As for his daily Facebook song?
“I’ll take some time off,” he said. “Maybe as things start loosening up, I’ll do duets with people. Maybe I’ll post some shows I’ve done with my band. I’ve got other forms of income, but I feel for those musicians who need this to make a living. As an artist, being creative is part of who we are. We’ve all had to figure out new ways of doing things.”
Trading one ink for another
“The pandemic frayed everyone’s nerves,” said Mary Kunz Goldman, a former Buffalo News writer who turned to drawing a few years ago after accepting a buyout from her employer. “I was nervous and distressed by this, so I went for a couple weeks and didn’t draw.”
After more than 20 years as a columnist and classical music critic, Goldman, 58, discovered drawing through a group called the Urban Sketchers Buffalo. She attended a meeting at Forest Lawn Cemetery, soon realizing how much fun it was to draw buildings and landscapes.
She has portrayed iconic buildings like Buffalo’s City Hall, area churches, and was even commissioned by former Mayor Jimmy Griffin’s daughter, Maureen, to draw the downtown ballpark.
“It’s nice to draw city landmarks,” she said. “I’m proud of Buffalo and like to show off the city, but I also like to draw things that other artists aren’t drawing.”
Those include houses along Hertel and Parkside Avenues, a garage on Route 198 where city vehicles are stored, doors, statues, and ice cream shops around the Buffalo Zoo, and a local dry cleaning business near her neighborhood.
Goldman sketches in ink, rather than pencil, because she is too finicky when she uses pencil.
“I’d fret too much and erase. Having been a journalist for so long, it makes me draw a certain way. I want to draw everything I see — every fire hydrant and telephone pole. In journalism, you want to get as close to exact as you can. Using ink, sometimes I’ll just flip the sketchbook and start a new page if it’s not working out.”
From her home near Delaware Park, it took Goldman a few weeks to adjust to social distancing. Once she felt comfortable leaving the house, she walked the neighborhood, and quickly resumed drawing things she observed.
Goldman assembled her sketches into a line of notecards, which are sold at Vidler’s 5 & 10 in East Aurora, and Neo Gift Studio on Elmwood Avenue. On her Facebook account, she posted a black and white sketch of Buffalo’s City Hall, and encouraged people to download and color it. People sent their finished results back; several are shared on Goldman’s account.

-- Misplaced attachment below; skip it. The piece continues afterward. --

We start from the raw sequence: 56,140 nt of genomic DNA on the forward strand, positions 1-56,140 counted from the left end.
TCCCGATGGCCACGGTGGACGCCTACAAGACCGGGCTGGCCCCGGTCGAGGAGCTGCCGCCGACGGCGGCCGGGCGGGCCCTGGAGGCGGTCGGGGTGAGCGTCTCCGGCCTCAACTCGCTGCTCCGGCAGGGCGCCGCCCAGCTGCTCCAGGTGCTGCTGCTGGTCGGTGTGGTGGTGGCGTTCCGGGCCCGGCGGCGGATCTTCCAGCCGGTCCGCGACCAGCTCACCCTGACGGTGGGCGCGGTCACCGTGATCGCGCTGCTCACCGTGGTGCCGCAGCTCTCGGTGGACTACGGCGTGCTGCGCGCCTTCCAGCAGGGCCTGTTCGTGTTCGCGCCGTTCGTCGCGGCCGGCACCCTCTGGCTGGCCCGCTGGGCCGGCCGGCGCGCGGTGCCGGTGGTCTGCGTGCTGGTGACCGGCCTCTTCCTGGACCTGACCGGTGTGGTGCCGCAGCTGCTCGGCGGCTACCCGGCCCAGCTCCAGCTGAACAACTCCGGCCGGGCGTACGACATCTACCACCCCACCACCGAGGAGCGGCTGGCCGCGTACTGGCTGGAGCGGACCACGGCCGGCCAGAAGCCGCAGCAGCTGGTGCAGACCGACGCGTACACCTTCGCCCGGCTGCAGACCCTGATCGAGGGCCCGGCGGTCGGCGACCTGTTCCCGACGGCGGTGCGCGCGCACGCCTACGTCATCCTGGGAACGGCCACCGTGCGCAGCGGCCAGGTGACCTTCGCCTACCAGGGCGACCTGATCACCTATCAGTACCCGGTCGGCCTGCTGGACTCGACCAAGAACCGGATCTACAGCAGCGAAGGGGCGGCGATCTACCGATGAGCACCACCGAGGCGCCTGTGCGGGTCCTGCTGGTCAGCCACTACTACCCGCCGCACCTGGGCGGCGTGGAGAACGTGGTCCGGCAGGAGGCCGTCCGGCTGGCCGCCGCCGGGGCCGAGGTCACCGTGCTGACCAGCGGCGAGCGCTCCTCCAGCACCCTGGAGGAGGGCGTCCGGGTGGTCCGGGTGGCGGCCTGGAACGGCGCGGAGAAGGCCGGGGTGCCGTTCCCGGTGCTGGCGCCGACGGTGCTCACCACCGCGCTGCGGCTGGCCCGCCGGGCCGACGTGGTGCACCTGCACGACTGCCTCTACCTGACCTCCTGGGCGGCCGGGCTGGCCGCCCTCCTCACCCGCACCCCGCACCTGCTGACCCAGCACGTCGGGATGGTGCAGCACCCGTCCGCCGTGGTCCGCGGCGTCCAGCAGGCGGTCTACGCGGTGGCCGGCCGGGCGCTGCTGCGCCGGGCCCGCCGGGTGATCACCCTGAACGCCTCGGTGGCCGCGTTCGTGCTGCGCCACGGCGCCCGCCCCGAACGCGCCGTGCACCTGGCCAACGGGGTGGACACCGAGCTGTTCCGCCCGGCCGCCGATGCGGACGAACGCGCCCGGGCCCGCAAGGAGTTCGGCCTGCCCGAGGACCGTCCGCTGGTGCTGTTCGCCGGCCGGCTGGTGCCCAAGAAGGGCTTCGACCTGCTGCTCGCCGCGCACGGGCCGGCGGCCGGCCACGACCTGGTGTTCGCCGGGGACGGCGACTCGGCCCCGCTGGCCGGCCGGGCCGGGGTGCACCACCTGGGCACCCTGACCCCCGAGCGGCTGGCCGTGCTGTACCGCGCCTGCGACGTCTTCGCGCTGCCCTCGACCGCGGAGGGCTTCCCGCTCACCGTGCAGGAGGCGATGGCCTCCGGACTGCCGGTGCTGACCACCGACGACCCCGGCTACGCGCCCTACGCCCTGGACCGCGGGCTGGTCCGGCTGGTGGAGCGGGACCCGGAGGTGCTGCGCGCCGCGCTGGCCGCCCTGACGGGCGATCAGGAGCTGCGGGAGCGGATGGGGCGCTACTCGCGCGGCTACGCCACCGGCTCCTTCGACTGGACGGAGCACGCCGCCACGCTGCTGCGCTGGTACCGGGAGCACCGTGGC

“That was something for people who were stuck at home,” she said. “That free coloring page became a big thing.”
“When this is all over…”
Chris Webb, who manages nationally touring musicians, has dealt with the effects of the pandemic on his clients’ ability to perform.
“The music business came to a stop, especially for guys that tour nationally and internationally,” he said. “When will things open up? When this began, we started rescheduling for July. Now we’re rescheduling for 2021, but no one even knows if that’s going to work. Things are in a complete holding pattern.”
Webb, 46, works from his home in Orchard Park, where he manages four artists — Willy Porter and Greg Koch from Milwaukee, Harmonious Wail from Madison, Wisconsin, and Tony Furtado from Portland, Oregon. A native of St. Louis, he moved to Western New York twelve years ago to raise a family with his wife, Michelle, who is originally from Amherst.
“Being an artist manager, I’m the hub for a musician’s activities,” Webb explained. “We have booking agents, publicists, radio promotion and social media people. They report to me and I coordinate with the artist.”
Because musicians are not able to play live before an audience — a staple for any performer — many have taken up live streaming: set up a camera, invite fans to tune in, and perform from home. Donations are accepted.
“Performers thrive off audience interaction,” Webb said, “so there was trepidation about playing into a phone or a webcam. There’s no audience feedback. Without a sound engineer, is it going to be the level of quality that they are used to? The response was great at the beginning.”
Patrons were generous with attention and donations, and musicians were able to replace some of the income they would have earned from touring. But by early June, twelve weeks into the pandemic, the numbers of viewers and donations were steadily falling, according to Webb.
“Three months in, we saw that a couple streams a week was good to keep food on the table, but it’s not a sustainable lifestyle.”
Webb knows that part of his responsibility is to monitor when the industry can become operational again. His clients rely on him.
“Can venues survive at a reduced capacity?” he asked. “If an artist has a tour scheduled up and down the East Coast, but only two of the five venues are open, how do we handle that? I’m interested in when people can get back out there safely, and what the inflection point is where musicians can survive by touring or streaming or a combination of both.”
Because musicians have spent more time at home, they have dealt with details of everyday life that are often slotted between road trips. There is time to paint the bedroom, or hire a roofer, for instance. They have also used free time to work on their craft.
“While it’s been tough, one of the huge positives is that when this is all over, we should be hearing a lot of great new music,” Webb predicted.
© 2020 by Jeff Schober